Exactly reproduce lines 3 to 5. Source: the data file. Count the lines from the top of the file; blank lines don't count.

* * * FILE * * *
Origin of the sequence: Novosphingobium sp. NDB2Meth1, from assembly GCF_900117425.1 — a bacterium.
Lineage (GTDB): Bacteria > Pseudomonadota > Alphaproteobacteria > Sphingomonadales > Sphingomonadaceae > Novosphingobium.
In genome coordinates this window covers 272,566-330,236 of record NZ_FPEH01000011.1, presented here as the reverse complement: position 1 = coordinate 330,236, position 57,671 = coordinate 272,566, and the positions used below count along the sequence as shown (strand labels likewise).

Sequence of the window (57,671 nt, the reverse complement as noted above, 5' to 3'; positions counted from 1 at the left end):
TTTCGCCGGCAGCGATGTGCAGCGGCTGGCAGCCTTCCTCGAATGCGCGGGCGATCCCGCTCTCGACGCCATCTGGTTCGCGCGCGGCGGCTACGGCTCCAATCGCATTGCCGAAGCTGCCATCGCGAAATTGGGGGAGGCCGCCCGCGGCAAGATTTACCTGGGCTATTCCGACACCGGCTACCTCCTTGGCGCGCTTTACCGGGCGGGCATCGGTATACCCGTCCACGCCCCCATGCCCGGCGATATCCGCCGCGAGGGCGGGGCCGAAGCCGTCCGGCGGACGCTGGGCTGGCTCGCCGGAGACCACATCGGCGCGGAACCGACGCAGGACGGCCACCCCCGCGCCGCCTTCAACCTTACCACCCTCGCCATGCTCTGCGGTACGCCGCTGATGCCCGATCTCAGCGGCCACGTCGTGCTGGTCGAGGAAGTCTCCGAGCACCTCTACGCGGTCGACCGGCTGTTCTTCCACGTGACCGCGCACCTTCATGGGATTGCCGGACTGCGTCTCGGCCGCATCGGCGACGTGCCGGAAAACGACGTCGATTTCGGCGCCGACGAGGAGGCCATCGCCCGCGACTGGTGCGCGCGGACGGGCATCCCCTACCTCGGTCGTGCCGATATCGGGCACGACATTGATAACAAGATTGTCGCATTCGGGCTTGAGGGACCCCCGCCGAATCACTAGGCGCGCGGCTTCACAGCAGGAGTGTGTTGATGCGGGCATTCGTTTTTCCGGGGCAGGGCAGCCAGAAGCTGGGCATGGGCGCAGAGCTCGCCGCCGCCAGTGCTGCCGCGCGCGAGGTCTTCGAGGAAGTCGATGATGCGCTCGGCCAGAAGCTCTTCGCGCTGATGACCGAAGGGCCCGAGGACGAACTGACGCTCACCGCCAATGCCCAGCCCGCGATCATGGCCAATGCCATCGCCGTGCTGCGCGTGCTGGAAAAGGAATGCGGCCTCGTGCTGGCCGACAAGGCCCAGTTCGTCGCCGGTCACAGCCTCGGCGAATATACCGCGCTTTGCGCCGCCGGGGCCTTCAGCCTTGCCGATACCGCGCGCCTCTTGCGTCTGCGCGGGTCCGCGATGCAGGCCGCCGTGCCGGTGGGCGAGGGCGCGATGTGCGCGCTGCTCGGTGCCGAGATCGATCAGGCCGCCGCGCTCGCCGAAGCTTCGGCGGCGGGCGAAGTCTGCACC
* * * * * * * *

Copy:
In genome coordinates this window covers 272,566-330,236 of record NZ_FPEH01000011.1, presented here as the reverse complement: position 1 = coordinate 330,236, position 57,671 = coordinate 272,566, and the positions used below count along the sequence as shown (strand labels likewise).

Sequence of the window (57,671 nt, the reverse complement as noted above, 5' to 3'; positions counted from 1 at the left end):
TTTCGCCGGCAGCGATGTGCAGCGGCTGGCAGCCTTCCTCGAATGCGCGGGCGATCCCGCTCTCGACGCCATCTGGTTCGCGCGCGGCGGCTACGGCTCCAATCGCATTGCCGAAGCTGCCATCGCGAAATTGGGGGAGGCCGCCCGCGGCAAGATTTACCTGGGCTATTCCGACACCGGCTACCTCCTTGGCGCGCTTTACCGGGCGGGCATCGGTATACCCGTCCACGCCCCCATGCCCGGCGATATCCGCCGCGAGGGCGGGGCCGAAGCCGTCCGGCGGACGCTGGGCTGGCTCGCCGGAGACCACATCGGCGCGGAACCGACGCAGGACGGCCACCCCCGCGCCGCCTTCAACCTTACCACCCTCGCCATGCTCTGCGGTACGCCGCTGATGCCCGATCTCAGCGGCCACGTCGTGCTGGTCGAGGAAGTCTCCGAGCACCTCTACGCGGTCGACCGGCTGTTCTTCCACGTGACCGCGCACCTTCATGGGATTGCCGGACTGCGTCTCGGCCGCATCGGCGACGTGCCGGAAAACGACGTCGATTTCGGCGCCGACGAGGAGGCCATCGCCCGCGACTGGTGCGCGCGGACGGGCATCCCCTACCTCGGTCGTGCCGATATCGGGCACGACATTGATAACAAGATTGTCGCATTCGGGCTTGAGGGACCCCCGCCGAATCACTAGGCGCGCGGCTTCACAGCAGGAGTGTGTTGATGCGGGCATTCGTTTTTCCGGGGCAGGGCAGCCAGAAGCTGGGCATGGGCGCAGAGCTCGCCGCCGCCAGTGCTGCCGCGCGCGAGGTCTTCGAGGAAGTCGATGATGCGCTCGGCCAGAAGCTCTTCGCGCTGATGACCGAAGGGCCCGAGGACGAACTGACGCTCACCGCCAATGCCCAGCCCGCGATCATGGCCAATGCCATCGCCGTGCTGCGCGTGCTGGAAAAGGAATGCGGCCTCGTGCTGGCCGACAAGGCCCAGTTCGTCGCCGGTCACAGCCTCGGCGAATATACCGCGCTTTGCGCCGCCGGGGCCTTCAGCCTTGCCGATACCGCGCGCCTCTTGCGTCTGCGCGGGTCCGCGATGCAGGCCGCCGTGCCGGTGGGCGAGGGCGCGATGTGCGCGCTGCTCGGTGCCGAGATCGATCAGGCCGCCGCGCTCGCCGAAGCTTCGGCGGCGGGCGAAGTCTGCACC